Aleš Roleček about Traces, Edges exhibition

Galerii NoD, 3.7. 2006

The introductory speech by Aleš Roleček at the Stopy, okraje [Traces, Edges] exhibition, NoD Gallery, 03.07.2006

At the end of the Middle Ages, at a time which will be called the Autumn of the era, many changes in this period are also reflected in remarkable developments in painting. Up to now, the main subject, previously so clearly placed in the centre of the painting, and always dominant by its size, has shrunk little by little, shifting to the side and complemented by many details, which often obscure the main subject in a confusing clutter. And one detail in particular, in fact which previously only happened on marginal, usually only ornamental borders, is worth noting: nature, in other words plants; stones; creatures. What was formerly simply decoration, is now a completely independent reality, standing alone as though requiring nothing and no-one else. And this phenomenon is finally highlighted more by unusual plinths and thresholds of architectural detail in neutral gray hues, which are undoubtedly incorporated behind these objects, in order for their details to stand out against the background.

When I look at Ondrej’s photos, I am confronted with these issues and comparisons, and with the notion that his depiction and choice of reality is born of the very same. It is a world to itself; the edge of the world of the main subject, as it was in the aforementioned era. But it’s certainly not repetition or reproduction. The symbolic value of late-mediaeval images may not always be clearly legible, despite which we do not doubt it, but I am often confused here by these images. Although I do not expect any iconological reference, I can practically never resist posing the question, why? Is it possible that someone is speaking to me in a language I do not understand at all? This pictorial language is not in my vocabulary; I do not possess the key or formula to reveal it. Of course it can be challenged by the argument that it is impossible to provoke modern art in this way. In an era when nothing is connected to itself, it can really only be written that there, nothing is possible. Yet one can try to grasp the hidden and expressed sense, especially for those who believe in nothing.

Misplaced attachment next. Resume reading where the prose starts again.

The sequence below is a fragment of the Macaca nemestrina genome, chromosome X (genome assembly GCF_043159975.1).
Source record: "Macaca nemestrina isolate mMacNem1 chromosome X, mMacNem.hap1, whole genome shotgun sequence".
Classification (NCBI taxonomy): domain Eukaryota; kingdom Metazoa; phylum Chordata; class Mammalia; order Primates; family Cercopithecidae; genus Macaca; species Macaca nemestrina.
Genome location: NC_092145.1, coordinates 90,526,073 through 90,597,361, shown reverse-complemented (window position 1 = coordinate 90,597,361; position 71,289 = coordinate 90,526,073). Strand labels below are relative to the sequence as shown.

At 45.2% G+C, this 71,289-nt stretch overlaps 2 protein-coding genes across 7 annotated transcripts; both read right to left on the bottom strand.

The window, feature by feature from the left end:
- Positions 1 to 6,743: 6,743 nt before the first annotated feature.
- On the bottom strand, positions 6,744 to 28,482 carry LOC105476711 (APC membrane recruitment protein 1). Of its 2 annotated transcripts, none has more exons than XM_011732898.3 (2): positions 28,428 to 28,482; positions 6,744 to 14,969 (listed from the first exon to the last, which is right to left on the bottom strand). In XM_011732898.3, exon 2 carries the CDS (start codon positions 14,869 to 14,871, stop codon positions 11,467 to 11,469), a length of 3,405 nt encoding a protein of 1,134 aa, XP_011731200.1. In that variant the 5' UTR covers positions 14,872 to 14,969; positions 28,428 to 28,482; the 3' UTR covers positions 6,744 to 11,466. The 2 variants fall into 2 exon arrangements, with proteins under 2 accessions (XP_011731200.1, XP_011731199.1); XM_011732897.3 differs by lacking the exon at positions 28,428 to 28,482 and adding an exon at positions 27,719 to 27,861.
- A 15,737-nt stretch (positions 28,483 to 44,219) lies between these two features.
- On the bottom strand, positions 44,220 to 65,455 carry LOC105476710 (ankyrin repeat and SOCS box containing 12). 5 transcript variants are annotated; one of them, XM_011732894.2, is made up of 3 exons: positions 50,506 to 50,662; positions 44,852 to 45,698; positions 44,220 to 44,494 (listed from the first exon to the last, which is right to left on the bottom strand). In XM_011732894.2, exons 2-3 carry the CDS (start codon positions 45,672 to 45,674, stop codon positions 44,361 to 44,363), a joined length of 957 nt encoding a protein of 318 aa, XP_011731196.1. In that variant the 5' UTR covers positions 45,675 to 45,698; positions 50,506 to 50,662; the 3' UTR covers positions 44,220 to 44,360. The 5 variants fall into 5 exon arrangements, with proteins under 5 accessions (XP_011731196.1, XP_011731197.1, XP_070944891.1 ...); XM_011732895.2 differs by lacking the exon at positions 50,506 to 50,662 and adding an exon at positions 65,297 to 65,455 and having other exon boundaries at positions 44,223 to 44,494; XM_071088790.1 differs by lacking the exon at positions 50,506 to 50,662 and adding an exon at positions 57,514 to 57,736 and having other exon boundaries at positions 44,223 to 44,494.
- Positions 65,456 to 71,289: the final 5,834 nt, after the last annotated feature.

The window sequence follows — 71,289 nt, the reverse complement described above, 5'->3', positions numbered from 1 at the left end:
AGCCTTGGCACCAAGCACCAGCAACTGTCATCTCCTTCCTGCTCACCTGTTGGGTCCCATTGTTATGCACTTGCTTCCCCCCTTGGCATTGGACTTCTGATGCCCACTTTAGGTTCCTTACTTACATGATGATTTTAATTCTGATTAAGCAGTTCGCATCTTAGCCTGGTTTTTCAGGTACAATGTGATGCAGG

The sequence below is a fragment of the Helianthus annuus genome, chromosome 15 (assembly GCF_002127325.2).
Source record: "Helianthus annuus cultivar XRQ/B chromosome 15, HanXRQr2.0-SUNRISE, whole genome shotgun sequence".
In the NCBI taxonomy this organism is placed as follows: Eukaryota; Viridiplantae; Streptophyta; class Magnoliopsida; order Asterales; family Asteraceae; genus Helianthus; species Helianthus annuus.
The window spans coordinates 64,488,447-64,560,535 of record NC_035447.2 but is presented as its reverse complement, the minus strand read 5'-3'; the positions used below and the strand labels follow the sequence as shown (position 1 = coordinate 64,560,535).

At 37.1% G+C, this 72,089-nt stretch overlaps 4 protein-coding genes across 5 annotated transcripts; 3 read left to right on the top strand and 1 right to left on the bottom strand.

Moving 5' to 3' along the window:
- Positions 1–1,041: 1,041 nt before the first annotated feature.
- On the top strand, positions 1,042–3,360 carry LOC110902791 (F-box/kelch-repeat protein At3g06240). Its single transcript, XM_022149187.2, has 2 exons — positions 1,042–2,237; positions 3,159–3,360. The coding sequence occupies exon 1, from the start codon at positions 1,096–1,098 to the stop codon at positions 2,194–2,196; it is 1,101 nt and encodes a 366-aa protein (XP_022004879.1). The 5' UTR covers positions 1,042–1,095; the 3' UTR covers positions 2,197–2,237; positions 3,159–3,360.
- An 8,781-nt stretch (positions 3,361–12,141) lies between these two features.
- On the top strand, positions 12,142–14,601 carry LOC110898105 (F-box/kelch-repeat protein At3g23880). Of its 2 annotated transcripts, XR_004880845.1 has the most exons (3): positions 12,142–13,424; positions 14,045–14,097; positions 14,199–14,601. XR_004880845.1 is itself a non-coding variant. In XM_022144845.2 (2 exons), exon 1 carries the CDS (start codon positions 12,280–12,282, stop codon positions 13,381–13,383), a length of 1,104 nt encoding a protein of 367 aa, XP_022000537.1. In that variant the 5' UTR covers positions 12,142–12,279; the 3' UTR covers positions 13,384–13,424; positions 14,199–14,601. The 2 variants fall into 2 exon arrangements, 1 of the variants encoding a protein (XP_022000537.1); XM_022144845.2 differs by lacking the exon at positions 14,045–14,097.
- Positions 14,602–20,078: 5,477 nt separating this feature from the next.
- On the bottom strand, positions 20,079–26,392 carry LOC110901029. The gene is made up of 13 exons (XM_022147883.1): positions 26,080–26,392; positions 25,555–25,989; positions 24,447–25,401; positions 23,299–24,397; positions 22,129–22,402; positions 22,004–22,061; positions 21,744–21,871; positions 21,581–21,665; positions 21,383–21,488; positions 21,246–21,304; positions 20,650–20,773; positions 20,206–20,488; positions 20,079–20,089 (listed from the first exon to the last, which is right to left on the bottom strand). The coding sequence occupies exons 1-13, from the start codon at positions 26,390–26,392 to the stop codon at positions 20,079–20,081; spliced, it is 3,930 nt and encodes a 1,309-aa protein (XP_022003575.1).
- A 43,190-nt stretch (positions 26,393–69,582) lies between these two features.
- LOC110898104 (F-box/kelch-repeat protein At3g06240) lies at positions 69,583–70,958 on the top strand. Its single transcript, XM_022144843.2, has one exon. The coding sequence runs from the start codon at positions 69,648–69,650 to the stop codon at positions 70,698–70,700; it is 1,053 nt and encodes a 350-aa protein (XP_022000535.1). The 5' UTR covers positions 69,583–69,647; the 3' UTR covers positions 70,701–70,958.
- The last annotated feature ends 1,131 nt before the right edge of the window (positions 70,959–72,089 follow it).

Ondřej’s photographs capture a double experience with those edges of the world and they have their own harmony—if we understand this expression to possess its original meaning, as a way of arranging things in mutual harmony—the corpse of a hare in lily-white snow is even aesthetically harmonious, and crumpled plastic in the grass with its randomly formed facial features has a symbolic sense, and it certainly cannot be said to convey nothing. And so it would certainly be possible to move from photograph to photograph, and to read and decipher many meanings, and look for an aesthetic which probably seeks to avoid being one; at least not in the precise, former meaning of the term. Why are the topics of such disintegration sought, while the waste water is shifted to the pivotal focal point? An enhanced arrangement of garbage is presented in the way that gems of beauty were previously.

Why is that which should disappear calling for my attention here, and that which I would rather not have seen; would have deliberately ignored from my view, cannot die or be lost? But there is one more form of aesthetic and harmony present here: the lily-whiteness of the purity of emptiness, which evokes ink painting or the Bruegel picture usually known as, The Return of Hunters in the Snow. The shafts of several frozen arrows in the foreground of the composition appear so close to dry straw with magical snow on several photographs, and are so similar to the dots, smudges and hairbreadth strokes of the Chinese brush. Is it also possible to write here the sentence which characterizes pictures from the East: empty is more important than full? Yet so unlike the half-rotted ribs in the snowdrift and the terribly dead pathological bone. The ruin, blooming with purity, is ultimately as disturbing and confusing as everything that went before. We name things uncertainly, because we dare not give them lasting names, and shifting meanings force us to interpret them somewhere on the edge. Perhaps it is out of these truths that Ondrej’s photographs are born.